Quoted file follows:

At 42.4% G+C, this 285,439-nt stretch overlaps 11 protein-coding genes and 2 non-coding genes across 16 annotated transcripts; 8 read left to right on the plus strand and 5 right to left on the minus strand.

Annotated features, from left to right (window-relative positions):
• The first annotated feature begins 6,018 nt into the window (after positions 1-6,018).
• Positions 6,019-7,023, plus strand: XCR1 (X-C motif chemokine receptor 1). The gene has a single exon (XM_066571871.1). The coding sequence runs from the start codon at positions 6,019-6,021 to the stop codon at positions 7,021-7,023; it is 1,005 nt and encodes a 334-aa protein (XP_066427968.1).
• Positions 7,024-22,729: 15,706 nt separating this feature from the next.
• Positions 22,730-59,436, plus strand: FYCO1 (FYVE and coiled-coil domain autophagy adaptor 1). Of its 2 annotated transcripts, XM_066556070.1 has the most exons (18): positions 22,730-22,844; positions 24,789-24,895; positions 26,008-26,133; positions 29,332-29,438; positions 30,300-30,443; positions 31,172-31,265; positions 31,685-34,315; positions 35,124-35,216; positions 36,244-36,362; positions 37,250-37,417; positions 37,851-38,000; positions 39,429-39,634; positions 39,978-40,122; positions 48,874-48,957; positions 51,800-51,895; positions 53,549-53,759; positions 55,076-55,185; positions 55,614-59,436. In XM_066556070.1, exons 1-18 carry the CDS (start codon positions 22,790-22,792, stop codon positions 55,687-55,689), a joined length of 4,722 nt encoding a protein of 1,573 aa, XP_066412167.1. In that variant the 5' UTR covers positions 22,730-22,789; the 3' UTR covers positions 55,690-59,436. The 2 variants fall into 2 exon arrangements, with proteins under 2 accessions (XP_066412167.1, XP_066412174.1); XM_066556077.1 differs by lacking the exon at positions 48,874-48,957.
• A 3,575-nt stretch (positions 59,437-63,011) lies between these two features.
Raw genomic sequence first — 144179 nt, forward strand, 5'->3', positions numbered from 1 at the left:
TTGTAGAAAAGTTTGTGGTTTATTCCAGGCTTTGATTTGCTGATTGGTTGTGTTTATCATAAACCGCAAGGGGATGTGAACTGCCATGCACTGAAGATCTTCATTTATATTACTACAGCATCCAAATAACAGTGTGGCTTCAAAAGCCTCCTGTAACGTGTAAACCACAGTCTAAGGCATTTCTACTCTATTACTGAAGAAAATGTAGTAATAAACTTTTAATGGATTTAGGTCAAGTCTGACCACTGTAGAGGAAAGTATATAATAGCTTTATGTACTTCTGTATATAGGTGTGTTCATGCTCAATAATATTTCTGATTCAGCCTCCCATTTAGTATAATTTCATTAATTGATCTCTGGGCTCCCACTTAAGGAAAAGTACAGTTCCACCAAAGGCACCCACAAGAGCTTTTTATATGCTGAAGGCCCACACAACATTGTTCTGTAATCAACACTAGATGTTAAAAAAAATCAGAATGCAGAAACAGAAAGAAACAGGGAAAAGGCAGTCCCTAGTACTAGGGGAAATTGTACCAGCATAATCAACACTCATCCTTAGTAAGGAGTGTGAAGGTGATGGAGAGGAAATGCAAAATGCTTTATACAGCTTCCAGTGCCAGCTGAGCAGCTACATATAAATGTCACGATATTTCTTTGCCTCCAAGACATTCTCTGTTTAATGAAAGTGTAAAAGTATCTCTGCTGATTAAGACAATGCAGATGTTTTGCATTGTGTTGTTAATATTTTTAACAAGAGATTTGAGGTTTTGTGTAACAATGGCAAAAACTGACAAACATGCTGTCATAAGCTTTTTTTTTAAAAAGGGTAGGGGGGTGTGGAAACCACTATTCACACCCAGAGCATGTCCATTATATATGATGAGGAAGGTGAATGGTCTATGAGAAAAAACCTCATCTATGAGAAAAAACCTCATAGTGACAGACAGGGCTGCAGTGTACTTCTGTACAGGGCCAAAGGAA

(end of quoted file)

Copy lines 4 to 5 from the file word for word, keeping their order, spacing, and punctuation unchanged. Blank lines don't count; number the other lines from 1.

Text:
• Positions 6,019-7,023, plus strand: XCR1 (X-C motif chemokine receptor 1). The gene has a single exon (XM_066571871.1). The coding sequence runs from the start codon at positions 6,019-6,021 to the stop codon at positions 7,021-7,023; it is 1,005 nt and encodes a 334-aa protein (XP_066427968.1).
• Positions 7,024-22,729: 15,706 nt separating this feature from the next.